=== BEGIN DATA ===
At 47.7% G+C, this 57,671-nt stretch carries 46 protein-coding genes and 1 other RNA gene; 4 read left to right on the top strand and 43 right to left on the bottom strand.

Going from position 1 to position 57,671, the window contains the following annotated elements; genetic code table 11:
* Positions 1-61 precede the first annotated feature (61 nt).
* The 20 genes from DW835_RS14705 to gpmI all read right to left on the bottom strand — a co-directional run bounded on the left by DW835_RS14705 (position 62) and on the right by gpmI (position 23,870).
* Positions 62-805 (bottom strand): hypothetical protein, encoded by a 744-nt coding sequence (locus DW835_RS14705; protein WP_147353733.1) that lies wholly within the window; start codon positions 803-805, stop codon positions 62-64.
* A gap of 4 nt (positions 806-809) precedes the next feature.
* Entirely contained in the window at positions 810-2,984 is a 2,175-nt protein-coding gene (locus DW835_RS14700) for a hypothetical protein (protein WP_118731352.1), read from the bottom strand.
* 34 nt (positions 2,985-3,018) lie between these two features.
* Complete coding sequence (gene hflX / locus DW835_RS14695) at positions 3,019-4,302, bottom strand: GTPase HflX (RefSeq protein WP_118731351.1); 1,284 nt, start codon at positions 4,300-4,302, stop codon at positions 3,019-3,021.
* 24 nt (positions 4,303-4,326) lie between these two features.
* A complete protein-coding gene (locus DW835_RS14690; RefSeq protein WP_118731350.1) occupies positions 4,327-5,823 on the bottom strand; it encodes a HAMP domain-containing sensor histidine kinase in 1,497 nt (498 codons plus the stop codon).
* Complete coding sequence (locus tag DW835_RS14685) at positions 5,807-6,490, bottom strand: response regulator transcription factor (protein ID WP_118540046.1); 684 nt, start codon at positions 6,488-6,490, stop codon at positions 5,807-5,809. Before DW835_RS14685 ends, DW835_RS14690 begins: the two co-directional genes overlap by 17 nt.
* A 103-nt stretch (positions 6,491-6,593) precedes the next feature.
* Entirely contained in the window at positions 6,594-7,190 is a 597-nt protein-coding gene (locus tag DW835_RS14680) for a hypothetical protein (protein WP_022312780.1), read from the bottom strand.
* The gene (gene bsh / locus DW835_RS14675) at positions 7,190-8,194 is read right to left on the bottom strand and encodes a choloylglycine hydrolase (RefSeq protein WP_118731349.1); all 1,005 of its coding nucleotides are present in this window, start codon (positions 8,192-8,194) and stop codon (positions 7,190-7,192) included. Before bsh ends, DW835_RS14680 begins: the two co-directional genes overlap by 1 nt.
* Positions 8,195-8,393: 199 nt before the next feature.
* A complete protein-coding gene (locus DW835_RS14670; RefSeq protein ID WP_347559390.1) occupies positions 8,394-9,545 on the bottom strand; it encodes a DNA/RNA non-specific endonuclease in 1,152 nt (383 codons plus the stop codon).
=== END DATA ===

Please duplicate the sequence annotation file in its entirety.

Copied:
At 47.7% G+C, this 57,671-nt stretch carries 46 protein-coding genes and 1 other RNA gene; 4 read left to right on the top strand and 43 right to left on the bottom strand.

Going from position 1 to position 57,671, the window contains the following annotated elements; genetic code table 11:
* Positions 1-61 precede the first annotated feature (61 nt).
* The 20 genes from DW835_RS14705 to gpmI all read right to left on the bottom strand — a co-directional run bounded on the left by DW835_RS14705 (position 62) and on the right by gpmI (position 23,870).
* Positions 62-805 (bottom strand): hypothetical protein, encoded by a 744-nt coding sequence (locus DW835_RS14705; protein WP_147353733.1) that lies wholly within the window; start codon positions 803-805, stop codon positions 62-64.
* A gap of 4 nt (positions 806-809) precedes the next feature.
* Entirely contained in the window at positions 810-2,984 is a 2,175-nt protein-coding gene (locus DW835_RS14700) for a hypothetical protein (protein WP_118731352.1), read from the bottom strand.
* 34 nt (positions 2,985-3,018) lie between these two features.
* Complete coding sequence (gene hflX / locus DW835_RS14695) at positions 3,019-4,302, bottom strand: GTPase HflX (RefSeq protein WP_118731351.1); 1,284 nt, start codon at positions 4,300-4,302, stop codon at positions 3,019-3,021.
* 24 nt (positions 4,303-4,326) lie between these two features.
* A complete protein-coding gene (locus DW835_RS14690; RefSeq protein WP_118731350.1) occupies positions 4,327-5,823 on the bottom strand; it encodes a HAMP domain-containing sensor histidine kinase in 1,497 nt (498 codons plus the stop codon).
* Complete coding sequence (locus tag DW835_RS14685) at positions 5,807-6,490, bottom strand: response regulator transcription factor (protein ID WP_118540046.1); 684 nt, start codon at positions 6,488-6,490, stop codon at positions 5,807-5,809. Before DW835_RS14685 ends, DW835_RS14690 begins: the two co-directional genes overlap by 17 nt.
* A 103-nt stretch (positions 6,491-6,593) precedes the next feature.
* Entirely contained in the window at positions 6,594-7,190 is a 597-nt protein-coding gene (locus tag DW835_RS14680) for a hypothetical protein (protein WP_022312780.1), read from the bottom strand.
* The gene (gene bsh / locus DW835_RS14675) at positions 7,190-8,194 is read right to left on the bottom strand and encodes a choloylglycine hydrolase (RefSeq protein WP_118731349.1); all 1,005 of its coding nucleotides are present in this window, start codon (positions 8,192-8,194) and stop codon (positions 7,190-7,192) included. Before bsh ends, DW835_RS14680 begins: the two co-directional genes overlap by 1 nt.
* Positions 8,195-8,393: 199 nt before the next feature.
* A complete protein-coding gene (locus DW835_RS14670; RefSeq protein ID WP_347559390.1) occupies positions 8,394-9,545 on the bottom strand; it encodes a DNA/RNA non-specific endonuclease in 1,152 nt (383 codons plus the stop codon).